Pittsburgh Comptroller’s Office releases audit in response to tax collection delays

An audit of the Pittsburgh Real Estate Division released Wednesday said the division should encourage ratepayers to make virtual payments, while the city council should think better about how new tax laws will be implemented.

The Pittsburgh City Comptroller’s Office audited the Treasury Department’s real estate division in response to long delays in collecting and processing taxes last year.

“With covid and the hiring freeze, new technology and the late passage of the parks tax at City Council, it was a ‘perfect storm’ scenario,” Comptroller Michael Lamb said. “There are lessons we can learn to prevent problems like this from happening again.”

City Council passed the parks tax on Dec. 28, 2020, and ordered the measure to take effect Jan. 1, 2021. When the measure passed, Lamb’s office said property tax bills had already been prepared. To comply with the new law and begin collecting the park tax, officials had to calculate, print, and mail an additional bill to each property owner in the city.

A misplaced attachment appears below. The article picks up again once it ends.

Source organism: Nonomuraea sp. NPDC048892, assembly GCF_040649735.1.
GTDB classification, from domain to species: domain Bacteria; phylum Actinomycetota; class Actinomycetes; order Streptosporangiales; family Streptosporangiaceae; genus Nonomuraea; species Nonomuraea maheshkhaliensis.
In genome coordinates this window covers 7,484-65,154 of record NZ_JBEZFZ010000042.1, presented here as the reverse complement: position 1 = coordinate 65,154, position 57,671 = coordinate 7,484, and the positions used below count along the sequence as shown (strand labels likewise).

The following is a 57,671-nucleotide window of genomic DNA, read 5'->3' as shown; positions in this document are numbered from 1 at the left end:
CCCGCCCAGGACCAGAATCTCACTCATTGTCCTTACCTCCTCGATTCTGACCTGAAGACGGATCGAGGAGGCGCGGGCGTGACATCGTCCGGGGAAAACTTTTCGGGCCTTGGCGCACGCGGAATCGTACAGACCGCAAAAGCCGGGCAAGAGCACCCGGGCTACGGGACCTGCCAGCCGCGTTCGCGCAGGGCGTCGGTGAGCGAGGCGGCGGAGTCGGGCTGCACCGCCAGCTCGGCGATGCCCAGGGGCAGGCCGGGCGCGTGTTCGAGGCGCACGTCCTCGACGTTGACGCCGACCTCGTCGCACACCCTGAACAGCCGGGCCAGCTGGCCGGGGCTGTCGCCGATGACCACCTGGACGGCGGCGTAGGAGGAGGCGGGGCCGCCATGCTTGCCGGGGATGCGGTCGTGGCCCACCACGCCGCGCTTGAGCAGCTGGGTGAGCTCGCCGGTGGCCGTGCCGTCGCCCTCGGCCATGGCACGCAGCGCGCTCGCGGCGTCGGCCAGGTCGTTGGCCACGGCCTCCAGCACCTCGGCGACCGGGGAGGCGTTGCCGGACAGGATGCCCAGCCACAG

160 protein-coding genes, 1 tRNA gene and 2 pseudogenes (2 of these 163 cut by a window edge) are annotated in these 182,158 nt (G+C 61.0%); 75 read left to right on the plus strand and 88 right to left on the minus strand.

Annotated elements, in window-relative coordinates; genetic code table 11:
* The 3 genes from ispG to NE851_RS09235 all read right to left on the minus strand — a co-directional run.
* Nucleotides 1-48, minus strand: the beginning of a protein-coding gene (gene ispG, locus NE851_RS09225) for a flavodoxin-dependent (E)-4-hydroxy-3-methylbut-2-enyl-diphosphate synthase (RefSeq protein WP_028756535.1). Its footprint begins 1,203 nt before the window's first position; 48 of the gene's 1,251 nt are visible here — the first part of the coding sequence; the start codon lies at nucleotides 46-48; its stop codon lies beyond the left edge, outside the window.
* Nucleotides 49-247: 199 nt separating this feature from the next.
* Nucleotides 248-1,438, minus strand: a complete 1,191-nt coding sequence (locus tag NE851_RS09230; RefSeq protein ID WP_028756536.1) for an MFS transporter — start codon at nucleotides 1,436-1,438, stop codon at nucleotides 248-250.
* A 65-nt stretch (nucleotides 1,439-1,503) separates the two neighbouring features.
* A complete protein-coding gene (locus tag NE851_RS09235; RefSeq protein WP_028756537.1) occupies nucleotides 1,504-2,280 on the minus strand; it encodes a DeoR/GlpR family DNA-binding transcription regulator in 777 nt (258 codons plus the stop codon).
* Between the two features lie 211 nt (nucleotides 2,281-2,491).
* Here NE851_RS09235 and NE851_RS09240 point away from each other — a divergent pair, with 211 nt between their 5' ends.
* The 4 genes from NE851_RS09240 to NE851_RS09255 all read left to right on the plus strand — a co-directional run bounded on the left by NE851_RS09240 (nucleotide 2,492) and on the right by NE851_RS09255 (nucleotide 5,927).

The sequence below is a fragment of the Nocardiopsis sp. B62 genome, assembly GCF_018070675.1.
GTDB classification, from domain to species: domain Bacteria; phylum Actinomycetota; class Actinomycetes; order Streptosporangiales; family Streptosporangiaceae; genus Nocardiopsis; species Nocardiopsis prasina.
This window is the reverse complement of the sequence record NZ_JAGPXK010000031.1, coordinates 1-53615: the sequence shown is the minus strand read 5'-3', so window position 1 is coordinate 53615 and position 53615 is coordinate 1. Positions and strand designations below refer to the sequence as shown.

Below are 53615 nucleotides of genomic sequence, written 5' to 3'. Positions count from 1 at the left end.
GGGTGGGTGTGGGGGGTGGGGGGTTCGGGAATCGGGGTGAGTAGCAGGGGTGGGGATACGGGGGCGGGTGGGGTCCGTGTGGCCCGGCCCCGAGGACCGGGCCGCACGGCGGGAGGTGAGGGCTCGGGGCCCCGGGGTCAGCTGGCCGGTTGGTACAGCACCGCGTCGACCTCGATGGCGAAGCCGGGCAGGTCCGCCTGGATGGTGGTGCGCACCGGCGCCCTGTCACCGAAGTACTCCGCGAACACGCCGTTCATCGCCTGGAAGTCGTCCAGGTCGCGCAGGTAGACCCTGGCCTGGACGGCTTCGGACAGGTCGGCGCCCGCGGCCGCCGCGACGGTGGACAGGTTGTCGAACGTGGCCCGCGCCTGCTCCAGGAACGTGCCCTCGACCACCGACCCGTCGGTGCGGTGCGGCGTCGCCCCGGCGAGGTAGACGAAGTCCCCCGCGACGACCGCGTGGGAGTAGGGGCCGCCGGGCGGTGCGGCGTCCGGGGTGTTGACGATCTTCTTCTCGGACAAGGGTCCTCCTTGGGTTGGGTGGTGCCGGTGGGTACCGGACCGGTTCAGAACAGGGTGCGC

This doubled the workload of a short-staffed department and caused confusion among taxpayers, according to the Comptroller’s report.

“City council should consult with the enforcement department when making laws,” Lamb said. “In this case, the Ministry of Finance could have shed light on the potential problems and would probably have encouraged the Council to delay the implementation.”

The audit also said it was “high time” for the Department of Finance to encourage taxpayers to pay their bills online. Allegheny County already does this, and an online payment system would significantly reduce the workload for the city’s Department of Finance, according to the report. Because online payments would be deposited directly into a bank account, there would be no need to process checks, the audit said.

Julia Felton is editor of Tribune-Review. You can contact Julia at 724-226-7724, [email protected] or via Twitter .